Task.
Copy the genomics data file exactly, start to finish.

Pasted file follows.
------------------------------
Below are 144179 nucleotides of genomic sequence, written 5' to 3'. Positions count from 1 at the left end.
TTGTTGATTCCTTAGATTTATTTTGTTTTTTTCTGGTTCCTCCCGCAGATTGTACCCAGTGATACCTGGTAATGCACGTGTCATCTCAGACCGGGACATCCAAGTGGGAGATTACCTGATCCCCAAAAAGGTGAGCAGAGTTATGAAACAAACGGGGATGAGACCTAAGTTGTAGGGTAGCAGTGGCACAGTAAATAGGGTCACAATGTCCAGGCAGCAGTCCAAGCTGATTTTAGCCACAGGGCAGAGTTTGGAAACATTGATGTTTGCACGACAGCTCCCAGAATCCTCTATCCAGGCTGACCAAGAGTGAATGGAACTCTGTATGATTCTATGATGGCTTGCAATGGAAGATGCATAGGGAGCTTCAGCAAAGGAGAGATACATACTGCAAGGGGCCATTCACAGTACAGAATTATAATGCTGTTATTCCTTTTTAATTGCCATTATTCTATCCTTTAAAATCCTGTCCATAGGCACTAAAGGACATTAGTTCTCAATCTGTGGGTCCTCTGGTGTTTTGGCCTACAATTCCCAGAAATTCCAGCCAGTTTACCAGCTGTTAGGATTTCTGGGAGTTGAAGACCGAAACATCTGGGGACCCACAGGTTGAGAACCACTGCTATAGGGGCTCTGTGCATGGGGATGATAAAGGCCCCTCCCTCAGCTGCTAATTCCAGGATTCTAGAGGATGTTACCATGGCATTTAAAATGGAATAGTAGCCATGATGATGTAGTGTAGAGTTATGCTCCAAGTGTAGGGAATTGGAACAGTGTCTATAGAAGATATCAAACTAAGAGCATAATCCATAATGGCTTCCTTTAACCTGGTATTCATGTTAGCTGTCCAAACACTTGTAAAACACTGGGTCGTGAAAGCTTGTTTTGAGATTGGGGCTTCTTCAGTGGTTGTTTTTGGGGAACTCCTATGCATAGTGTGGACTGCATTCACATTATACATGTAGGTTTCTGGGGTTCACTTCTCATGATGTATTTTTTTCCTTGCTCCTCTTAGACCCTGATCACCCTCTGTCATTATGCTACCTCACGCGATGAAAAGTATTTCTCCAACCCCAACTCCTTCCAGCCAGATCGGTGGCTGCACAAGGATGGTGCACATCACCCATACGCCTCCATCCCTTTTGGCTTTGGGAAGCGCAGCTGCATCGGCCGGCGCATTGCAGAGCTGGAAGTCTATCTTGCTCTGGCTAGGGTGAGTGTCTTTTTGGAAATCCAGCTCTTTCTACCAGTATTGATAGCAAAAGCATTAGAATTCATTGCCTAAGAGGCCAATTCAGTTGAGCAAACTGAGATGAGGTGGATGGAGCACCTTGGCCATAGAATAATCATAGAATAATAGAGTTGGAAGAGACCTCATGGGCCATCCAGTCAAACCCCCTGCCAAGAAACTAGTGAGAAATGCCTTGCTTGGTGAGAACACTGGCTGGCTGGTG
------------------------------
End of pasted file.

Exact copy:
Below are 144179 nucleotides of genomic sequence, written 5' to 3'. Positions count from 1 at the left end.
TTGTTGATTCCTTAGATTTATTTTGTTTTTTTCTGGTTCCTCCCGCAGATTGTACCCAGTGATACCTGGTAATGCACGTGTCATCTCAGACCGGGACATCCAAGTGGGAGATTACCTGATCCCCAAAAAGGTGAGCAGAGTTATGAAACAAACGGGGATGAGACCTAAGTTGTAGGGTAGCAGTGGCACAGTAAATAGGGTCACAATGTCCAGGCAGCAGTCCAAGCTGATTTTAGCCACAGGGCAGAGTTTGGAAACATTGATGTTTGCACGACAGCTCCCAGAATCCTCTATCCAGGCTGACCAAGAGTGAATGGAACTCTGTATGATTCTATGATGGCTTGCAATGGAAGATGCATAGGGAGCTTCAGCAAAGGAGAGATACATACTGCAAGGGGCCATTCACAGTACAGAATTATAATGCTGTTATTCCTTTTTAATTGCCATTATTCTATCCTTTAAAATCCTGTCCATAGGCACTAAAGGACATTAGTTCTCAATCTGTGGGTCCTCTGGTGTTTTGGCCTACAATTCCCAGAAATTCCAGCCAGTTTACCAGCTGTTAGGATTTCTGGGAGTTGAAGACCGAAACATCTGGGGACCCACAGGTTGAGAACCACTGCTATAGGGGCTCTGTGCATGGGGATGATAAAGGCCCCTCCCTCAGCTGCTAATTCCAGGATTCTAGAGGATGTTACCATGGCATTTAAAATGGAATAGTAGCCATGATGATGTAGTGTAGAGTTATGCTCCAAGTGTAGGGAATTGGAACAGTGTCTATAGAAGATATCAAACTAAGAGCATAATCCATAATGGCTTCCTTTAACCTGGTATTCATGTTAGCTGTCCAAACACTTGTAAAACACTGGGTCGTGAAAGCTTGTTTTGAGATTGGGGCTTCTTCAGTGGTTGTTTTTGGGGAACTCCTATGCATAGTGTGGACTGCATTCACATTATACATGTAGGTTTCTGGGGTTCACTTCTCATGATGTATTTTTTTCCTTGCTCCTCTTAGACCCTGATCACCCTCTGTCATTATGCTACCTCACGCGATGAAAAGTATTTCTCCAACCCCAACTCCTTCCAGCCAGATCGGTGGCTGCACAAGGATGGTGCACATCACCCATACGCCTCCATCCCTTTTGGCTTTGGGAAGCGCAGCTGCATCGGCCGGCGCATTGCAGAGCTGGAAGTCTATCTTGCTCTGGCTAGGGTGAGTGTCTTTTTGGAAATCCAGCTCTTTCTACCAGTATTGATAGCAAAAGCATTAGAATTCATTGCCTAAGAGGCCAATTCAGTTGAGCAAACTGAGATGAGGTGGATGGAGCACCTTGGCCATAGAATAATCATAGAATAATAGAGTTGGAAGAGACCTCATGGGCCATCCAGTCAAACCCCCTGCCAAGAAACTAGTGAGAAATGCCTTGCTTGGTGAGAACACTGGCTGGCTGGTG